White House denies David Petraeus' claim on consulate attack in Libya
The White House denied having heavily edited talking points to UN ambassador Susan Rice about the deadly attacks on a US mission in Libya to remove references to terrorism.
"The only edit that was made by the White House and also by the State Department was to change the word 'consulate' to the word 'diplomatic facility', since the facility in Benghazi was not formally a consulate," deputy national security adviser Ben Rhodes said aboard Air Force One. "Other than that, we were guided by the points that were provided by the intelligence community. So I can't speak to any other edits that may have been made."
Republican lawmakers briefed by former CIA chief David Petraeus on Friday said that the original talking points about the attack had mentioned groups linked to al-Qaeda. But Petraeus told the lawmakers that the reference was removed from a final version given to Rice before she discussed the attack on five Sunday television talk shows and said the assault was a response to an amateur video denigrating Islam and the Prophet Mohammed.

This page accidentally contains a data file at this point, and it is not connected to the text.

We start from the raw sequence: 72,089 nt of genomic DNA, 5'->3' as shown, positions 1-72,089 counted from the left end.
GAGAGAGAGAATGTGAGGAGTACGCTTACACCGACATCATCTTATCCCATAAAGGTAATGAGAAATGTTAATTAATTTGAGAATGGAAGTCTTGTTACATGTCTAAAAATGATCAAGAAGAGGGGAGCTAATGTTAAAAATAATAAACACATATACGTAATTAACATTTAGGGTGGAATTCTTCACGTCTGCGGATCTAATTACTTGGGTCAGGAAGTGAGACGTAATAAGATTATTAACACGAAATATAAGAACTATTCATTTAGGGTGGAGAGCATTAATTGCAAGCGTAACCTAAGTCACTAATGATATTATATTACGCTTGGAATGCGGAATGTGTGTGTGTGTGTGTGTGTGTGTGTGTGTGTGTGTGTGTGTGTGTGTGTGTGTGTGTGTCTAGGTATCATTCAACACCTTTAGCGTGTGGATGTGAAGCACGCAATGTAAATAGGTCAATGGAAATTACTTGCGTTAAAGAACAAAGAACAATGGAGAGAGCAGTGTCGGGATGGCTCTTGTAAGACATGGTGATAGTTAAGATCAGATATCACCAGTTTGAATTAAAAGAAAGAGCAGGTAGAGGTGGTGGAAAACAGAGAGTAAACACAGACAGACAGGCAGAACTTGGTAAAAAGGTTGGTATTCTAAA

The initial talking points "specifically mentioned al-Qaeda, and that al-Qaeda was involved in the attack", Republican Congressman Peter King, who attended the briefing, told Fox News. "When the talking points were finalised, all the references to al-Qaeda were taken out and it was put in almost as an afterthought saying there are indications of extremist involvement in the demonstration."
Critics have seized on Rice's remarks to argue that the White House misled or even lied to Americans during a heated election season. But President Barack Obama's administration has denied it misled the public, insisting it was providing information based on the intelligence available at the time.